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Chapter 4. Dosing to Cure > PK/PD Indices Help Determine Antibiotic Dosage

PK/PD Indices Help Determine Antibiotic Dosage

As a part of the licensing process, the U.S. Food and Drug Administration and the European Medicines Agency approve particular doses for each antibiotic. These doses are usually proposed by the manufacturer with support from laboratory tests, animal studies, and clinical trials. Two general properties are paramount: effectiveness and safety. Because not all toxicity problems can be identified using animal tests and small clinical studies, companies have tended to keep doses low, hoping to minimize toxic side effects. Part of the challenge has been to find doses likely to be effective before expensive clinical trials are carried out.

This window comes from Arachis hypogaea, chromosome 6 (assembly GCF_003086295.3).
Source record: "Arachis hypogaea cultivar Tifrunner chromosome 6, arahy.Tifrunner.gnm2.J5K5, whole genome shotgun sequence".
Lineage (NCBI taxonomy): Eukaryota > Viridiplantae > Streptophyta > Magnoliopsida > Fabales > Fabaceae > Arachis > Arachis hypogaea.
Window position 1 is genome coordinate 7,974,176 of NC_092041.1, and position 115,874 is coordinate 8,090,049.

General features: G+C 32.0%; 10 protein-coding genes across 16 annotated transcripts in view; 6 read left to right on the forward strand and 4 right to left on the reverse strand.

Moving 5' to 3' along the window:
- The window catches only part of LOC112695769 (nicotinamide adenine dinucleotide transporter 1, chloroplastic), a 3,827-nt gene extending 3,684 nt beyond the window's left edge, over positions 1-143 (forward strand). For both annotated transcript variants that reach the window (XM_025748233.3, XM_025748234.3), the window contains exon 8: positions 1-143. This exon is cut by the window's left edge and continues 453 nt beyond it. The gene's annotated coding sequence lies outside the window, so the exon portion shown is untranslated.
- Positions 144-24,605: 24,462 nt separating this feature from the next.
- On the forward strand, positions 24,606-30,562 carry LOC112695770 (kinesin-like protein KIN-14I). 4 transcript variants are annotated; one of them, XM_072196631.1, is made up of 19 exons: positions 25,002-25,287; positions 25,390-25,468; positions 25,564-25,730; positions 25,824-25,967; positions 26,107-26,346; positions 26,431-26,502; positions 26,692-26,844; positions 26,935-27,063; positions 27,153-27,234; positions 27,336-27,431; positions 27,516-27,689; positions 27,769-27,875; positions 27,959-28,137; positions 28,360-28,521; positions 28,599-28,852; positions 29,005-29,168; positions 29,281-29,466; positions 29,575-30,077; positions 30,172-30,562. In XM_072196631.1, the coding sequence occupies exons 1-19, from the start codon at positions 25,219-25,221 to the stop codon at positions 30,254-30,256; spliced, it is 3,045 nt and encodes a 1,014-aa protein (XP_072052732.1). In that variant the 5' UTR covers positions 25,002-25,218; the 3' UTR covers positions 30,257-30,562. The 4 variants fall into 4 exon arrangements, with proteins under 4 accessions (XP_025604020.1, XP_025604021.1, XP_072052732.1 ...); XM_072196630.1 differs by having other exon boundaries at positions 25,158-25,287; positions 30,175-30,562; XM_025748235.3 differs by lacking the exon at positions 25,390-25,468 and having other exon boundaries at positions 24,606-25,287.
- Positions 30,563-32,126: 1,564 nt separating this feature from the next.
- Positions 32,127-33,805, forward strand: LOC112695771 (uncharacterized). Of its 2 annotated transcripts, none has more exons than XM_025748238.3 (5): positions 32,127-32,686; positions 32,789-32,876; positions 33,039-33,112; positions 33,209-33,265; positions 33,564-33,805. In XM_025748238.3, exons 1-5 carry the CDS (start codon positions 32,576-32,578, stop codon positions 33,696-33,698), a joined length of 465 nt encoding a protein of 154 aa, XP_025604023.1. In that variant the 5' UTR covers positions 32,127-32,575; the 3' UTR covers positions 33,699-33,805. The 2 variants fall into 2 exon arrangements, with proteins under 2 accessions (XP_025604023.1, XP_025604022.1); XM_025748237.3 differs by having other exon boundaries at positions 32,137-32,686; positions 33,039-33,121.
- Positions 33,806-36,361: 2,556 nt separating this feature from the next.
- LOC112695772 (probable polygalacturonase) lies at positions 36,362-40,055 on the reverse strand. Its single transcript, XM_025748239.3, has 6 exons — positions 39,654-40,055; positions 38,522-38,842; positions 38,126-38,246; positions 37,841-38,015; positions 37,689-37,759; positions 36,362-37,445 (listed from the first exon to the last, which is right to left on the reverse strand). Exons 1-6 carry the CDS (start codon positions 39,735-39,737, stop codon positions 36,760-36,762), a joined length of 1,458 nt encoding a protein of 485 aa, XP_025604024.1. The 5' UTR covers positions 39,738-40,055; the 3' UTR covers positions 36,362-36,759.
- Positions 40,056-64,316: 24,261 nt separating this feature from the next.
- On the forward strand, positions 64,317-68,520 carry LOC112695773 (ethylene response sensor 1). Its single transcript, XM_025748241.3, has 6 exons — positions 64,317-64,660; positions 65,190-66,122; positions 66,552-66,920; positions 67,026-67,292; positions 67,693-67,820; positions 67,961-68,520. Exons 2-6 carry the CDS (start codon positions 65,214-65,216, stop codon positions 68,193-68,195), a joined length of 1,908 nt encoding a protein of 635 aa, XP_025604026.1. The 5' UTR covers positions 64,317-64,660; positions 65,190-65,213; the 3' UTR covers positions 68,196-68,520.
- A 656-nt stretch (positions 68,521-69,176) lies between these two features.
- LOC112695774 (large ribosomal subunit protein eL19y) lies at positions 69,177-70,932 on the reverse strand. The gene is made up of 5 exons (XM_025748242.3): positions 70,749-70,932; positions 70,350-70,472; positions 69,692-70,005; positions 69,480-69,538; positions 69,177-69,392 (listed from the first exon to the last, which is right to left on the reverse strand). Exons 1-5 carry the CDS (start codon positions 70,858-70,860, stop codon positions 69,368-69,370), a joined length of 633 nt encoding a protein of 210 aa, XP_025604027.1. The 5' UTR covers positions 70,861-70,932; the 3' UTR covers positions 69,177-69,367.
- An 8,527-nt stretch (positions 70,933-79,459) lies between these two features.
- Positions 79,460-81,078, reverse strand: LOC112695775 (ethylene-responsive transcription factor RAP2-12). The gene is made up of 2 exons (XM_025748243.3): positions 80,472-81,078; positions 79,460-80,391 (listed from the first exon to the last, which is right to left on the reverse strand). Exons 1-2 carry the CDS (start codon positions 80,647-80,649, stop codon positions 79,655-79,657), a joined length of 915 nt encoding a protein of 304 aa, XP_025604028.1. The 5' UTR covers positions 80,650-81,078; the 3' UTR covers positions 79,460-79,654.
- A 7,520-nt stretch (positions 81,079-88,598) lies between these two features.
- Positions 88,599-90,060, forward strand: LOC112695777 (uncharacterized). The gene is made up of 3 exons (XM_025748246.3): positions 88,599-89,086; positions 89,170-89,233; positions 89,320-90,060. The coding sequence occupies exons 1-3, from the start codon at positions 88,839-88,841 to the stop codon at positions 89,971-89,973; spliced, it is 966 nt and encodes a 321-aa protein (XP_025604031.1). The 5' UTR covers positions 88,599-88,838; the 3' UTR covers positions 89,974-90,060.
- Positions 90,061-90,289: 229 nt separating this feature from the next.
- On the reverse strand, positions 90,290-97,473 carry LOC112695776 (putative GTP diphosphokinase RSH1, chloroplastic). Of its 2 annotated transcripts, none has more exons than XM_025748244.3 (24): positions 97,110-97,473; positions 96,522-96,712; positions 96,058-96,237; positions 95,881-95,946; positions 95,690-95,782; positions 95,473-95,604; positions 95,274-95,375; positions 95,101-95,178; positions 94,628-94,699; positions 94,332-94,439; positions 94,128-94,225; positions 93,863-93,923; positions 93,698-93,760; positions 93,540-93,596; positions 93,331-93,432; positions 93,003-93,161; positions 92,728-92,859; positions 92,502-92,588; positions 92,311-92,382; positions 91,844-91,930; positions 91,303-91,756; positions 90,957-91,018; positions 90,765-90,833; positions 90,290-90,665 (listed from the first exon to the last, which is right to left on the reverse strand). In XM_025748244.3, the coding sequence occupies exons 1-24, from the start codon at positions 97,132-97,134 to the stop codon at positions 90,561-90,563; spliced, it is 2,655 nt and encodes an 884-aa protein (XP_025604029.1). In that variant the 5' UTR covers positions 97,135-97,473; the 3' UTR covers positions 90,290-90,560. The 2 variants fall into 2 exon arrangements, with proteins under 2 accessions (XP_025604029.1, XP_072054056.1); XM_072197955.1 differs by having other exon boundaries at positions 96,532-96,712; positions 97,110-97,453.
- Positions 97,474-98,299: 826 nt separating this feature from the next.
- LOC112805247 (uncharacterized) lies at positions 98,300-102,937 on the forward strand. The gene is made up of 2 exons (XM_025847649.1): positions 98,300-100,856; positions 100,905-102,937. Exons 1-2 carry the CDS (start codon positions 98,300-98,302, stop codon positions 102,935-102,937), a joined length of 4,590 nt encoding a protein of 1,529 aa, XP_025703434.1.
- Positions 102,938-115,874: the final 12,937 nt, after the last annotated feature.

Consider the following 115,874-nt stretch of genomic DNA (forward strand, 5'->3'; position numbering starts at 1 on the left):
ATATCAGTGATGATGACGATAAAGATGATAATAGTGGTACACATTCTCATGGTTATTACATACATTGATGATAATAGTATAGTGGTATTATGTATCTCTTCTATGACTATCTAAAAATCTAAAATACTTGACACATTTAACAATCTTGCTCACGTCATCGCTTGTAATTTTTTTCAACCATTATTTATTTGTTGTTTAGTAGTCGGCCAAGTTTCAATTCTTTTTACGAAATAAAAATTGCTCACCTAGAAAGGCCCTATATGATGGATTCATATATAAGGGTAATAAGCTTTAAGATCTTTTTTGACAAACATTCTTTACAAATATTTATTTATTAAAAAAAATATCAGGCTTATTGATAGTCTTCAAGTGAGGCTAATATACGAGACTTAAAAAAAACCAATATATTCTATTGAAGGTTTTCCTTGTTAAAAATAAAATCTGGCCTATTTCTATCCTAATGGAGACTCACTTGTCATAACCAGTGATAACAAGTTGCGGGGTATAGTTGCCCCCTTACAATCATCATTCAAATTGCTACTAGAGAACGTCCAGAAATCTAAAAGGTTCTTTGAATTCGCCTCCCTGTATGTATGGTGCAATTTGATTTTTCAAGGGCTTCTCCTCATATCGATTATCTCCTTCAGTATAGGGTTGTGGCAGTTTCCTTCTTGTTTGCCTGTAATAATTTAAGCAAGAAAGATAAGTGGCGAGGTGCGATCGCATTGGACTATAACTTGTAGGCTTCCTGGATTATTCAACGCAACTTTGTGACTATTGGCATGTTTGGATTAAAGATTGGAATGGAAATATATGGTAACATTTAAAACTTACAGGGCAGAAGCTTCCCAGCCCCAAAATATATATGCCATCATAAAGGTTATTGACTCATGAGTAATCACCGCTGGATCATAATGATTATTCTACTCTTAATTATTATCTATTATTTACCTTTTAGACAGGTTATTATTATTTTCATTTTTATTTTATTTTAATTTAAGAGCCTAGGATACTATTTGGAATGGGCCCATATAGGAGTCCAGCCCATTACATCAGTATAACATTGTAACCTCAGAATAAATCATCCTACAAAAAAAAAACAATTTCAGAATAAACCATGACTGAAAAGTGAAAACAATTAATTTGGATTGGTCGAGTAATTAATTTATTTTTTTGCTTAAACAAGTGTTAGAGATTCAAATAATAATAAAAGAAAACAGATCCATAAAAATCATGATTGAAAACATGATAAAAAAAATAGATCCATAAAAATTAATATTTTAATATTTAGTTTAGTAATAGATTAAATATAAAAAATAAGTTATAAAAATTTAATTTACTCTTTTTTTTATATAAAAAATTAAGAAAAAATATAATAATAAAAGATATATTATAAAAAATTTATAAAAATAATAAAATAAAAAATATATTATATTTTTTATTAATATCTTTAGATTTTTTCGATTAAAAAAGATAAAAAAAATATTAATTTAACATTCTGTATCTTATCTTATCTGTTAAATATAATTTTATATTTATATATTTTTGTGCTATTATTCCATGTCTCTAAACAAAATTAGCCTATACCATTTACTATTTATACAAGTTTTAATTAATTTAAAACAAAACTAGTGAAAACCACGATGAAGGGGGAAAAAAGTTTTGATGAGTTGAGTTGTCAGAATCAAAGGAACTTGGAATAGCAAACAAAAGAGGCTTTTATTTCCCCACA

Efforts to identify effective antimicrobial doses use analyses involving pharmacokinetics and pharmacodynamics, commonly abbreviated as PK/PD. Pharmacokinetics describes drug concentration changes that occur in our bodies during therapy. Drug concentration generally rises quickly after we take a dose, and then it gradually drops (see Figure 4-2). When we take the next dose, the concentration again rises and gradually drops. This behavior is described quantitatively in two ways. One is to measure the maximum drug concentration achieved, commonly abbreviated as Cmax. Another is to draw a graph of concentration versus time and then measure the area under the concentration-time curve (AUC) over a specified time, such as 24 hours. This area is abbreviated as AUC24. Both Cmax and AUC24 change when the dose is changed and both serve as a way to relate dose to drug concentration in the patient.


  

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